Fifty to 80 years ago, the synthetic estrogen DES was commonly prescribed to women who were at risk for miscarriage and premature births. Now dozens of their daughters who have developed breast cancer are suing drugmakers, saying that DES was ineffective for stopping miscarriages, but doubled their own chances of getting cancer.
The many companies that made the drug and are now being sued have denied any connection. But the first case to test the premise is slated to go to trial today in federal court in Boston, The Associated Press reports. Eli Lilly ($LLY) is the defendant in this case brought by four sisters, all of whom have been treated for breast cancer. Lilly denies the charges and has claimed in documents that there are not even any medical records to prove their mother took the drug. The mother and her doctor are both dead.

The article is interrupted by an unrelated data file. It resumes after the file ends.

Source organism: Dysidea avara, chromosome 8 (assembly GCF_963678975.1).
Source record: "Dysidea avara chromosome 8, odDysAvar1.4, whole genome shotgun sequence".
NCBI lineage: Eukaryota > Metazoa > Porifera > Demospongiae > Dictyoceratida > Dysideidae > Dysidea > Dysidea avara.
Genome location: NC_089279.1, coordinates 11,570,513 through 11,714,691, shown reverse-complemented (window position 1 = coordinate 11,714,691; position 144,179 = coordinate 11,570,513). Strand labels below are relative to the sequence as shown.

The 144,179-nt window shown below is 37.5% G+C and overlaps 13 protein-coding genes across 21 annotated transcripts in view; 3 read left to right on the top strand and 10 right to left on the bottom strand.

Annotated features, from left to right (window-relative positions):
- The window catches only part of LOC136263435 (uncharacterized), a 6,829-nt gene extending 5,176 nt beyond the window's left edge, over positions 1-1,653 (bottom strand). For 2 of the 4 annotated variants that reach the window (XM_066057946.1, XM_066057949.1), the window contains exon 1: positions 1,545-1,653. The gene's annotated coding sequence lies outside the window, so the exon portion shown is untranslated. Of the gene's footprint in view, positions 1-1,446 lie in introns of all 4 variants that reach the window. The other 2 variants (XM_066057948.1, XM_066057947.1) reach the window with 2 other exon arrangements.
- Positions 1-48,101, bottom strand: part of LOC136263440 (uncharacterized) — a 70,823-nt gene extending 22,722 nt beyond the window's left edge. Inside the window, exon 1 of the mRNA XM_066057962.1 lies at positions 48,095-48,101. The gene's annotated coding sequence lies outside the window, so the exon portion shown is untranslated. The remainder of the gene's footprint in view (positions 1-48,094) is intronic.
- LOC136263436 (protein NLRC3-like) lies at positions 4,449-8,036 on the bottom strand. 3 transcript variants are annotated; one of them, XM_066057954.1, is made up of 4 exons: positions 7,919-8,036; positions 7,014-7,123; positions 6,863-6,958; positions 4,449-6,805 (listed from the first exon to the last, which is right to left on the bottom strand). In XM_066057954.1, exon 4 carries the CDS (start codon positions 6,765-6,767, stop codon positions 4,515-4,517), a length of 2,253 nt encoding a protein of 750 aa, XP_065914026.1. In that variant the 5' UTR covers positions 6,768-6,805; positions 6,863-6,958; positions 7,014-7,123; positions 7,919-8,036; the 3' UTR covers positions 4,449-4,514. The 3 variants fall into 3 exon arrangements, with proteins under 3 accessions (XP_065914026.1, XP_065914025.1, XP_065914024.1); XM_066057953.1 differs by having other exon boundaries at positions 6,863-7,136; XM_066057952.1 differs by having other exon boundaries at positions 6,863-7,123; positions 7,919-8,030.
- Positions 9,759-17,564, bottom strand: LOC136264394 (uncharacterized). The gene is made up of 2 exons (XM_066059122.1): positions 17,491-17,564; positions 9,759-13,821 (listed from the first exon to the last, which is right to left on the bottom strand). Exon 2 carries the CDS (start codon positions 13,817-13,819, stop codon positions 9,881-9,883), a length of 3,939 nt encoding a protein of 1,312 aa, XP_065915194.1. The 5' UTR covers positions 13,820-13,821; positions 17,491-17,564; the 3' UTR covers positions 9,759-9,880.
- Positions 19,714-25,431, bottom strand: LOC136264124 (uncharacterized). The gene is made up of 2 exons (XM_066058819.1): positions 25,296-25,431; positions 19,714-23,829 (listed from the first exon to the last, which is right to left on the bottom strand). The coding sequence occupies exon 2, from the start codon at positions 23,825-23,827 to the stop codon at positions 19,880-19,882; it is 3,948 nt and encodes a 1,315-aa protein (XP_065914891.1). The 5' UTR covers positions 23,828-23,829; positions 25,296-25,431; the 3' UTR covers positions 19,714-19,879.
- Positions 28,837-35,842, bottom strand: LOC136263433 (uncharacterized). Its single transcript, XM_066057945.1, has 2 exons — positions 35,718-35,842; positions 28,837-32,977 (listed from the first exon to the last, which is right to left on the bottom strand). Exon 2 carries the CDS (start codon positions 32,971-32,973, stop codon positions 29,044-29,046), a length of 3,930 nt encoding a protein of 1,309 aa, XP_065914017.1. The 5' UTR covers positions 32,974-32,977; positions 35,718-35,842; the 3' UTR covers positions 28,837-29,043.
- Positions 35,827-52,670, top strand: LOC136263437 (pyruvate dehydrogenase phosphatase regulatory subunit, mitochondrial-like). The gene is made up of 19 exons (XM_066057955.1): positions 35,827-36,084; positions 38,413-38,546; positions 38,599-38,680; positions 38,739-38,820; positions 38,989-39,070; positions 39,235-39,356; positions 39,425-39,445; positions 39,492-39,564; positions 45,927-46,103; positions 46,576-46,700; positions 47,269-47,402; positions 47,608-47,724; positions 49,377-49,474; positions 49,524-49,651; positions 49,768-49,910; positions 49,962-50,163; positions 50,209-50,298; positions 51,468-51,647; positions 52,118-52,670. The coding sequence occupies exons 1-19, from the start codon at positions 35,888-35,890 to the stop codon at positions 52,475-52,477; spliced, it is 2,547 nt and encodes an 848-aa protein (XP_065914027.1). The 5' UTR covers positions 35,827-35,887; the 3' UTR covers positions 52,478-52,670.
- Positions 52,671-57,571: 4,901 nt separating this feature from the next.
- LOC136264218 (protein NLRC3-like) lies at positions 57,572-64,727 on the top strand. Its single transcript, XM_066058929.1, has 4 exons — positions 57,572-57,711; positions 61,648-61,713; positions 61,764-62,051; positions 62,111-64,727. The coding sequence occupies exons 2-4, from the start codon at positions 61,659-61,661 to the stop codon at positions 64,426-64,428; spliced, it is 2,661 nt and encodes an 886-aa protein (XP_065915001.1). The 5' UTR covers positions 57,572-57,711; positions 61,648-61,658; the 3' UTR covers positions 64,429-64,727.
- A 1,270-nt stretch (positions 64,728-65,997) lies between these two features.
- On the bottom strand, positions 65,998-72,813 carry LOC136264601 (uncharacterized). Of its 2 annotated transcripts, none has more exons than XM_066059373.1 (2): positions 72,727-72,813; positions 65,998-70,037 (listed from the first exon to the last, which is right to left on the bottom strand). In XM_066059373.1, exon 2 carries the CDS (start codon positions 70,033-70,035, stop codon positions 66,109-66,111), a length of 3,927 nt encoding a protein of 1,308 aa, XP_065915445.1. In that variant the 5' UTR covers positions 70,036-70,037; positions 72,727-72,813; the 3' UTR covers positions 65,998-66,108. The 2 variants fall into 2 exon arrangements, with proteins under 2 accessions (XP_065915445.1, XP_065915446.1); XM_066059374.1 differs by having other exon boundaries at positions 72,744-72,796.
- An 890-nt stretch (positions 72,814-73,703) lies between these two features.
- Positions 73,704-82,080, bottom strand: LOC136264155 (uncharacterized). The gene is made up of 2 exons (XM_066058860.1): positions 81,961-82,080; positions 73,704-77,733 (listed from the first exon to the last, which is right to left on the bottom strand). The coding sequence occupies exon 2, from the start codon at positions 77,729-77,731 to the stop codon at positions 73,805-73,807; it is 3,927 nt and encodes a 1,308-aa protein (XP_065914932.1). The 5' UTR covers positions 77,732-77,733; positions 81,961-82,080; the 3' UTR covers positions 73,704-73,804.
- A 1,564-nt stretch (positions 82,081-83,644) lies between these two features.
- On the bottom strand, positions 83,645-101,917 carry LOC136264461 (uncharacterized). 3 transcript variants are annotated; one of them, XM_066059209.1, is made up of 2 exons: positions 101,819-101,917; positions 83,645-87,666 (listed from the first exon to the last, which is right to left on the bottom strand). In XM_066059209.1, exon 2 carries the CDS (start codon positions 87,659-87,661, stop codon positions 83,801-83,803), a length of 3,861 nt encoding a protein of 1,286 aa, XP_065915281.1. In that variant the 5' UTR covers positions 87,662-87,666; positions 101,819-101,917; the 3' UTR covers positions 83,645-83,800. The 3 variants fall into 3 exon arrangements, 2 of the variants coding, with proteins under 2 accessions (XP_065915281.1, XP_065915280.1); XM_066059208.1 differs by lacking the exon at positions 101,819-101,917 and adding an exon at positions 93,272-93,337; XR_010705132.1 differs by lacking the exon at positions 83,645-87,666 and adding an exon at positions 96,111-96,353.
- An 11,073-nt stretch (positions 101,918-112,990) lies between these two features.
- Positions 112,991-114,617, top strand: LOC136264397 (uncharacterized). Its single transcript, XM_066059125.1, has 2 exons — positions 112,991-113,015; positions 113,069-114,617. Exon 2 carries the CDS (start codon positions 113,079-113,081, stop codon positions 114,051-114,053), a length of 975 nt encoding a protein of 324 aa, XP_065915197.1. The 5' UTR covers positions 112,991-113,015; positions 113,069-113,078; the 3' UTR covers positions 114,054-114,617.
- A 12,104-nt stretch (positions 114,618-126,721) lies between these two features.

The FDA had doctors stop using the drug on pregnant women in 1971 when a study tied it to a rare form of vaginal cancer for daughters of those who had taken it, the AP reports. And a study in 2011 suggested that daughters over 40 whose mothers were treated with DES are twice as likely to develop breast cancer as those whose mothers did not.
Of course, Lilly is no stranger to litigation alleging it downplayed health risks of its drugs. In 2008 it paid $1.2 billion to settle some 31,000 cases claiming it downplayed the risks of its schizophrenia drug Zyprexa. It also settled federal off-label marketing probes for $1.42 billion and state claims for $260 million for that drug. Lilly has won some of those cases as well.
- read the Associated Press story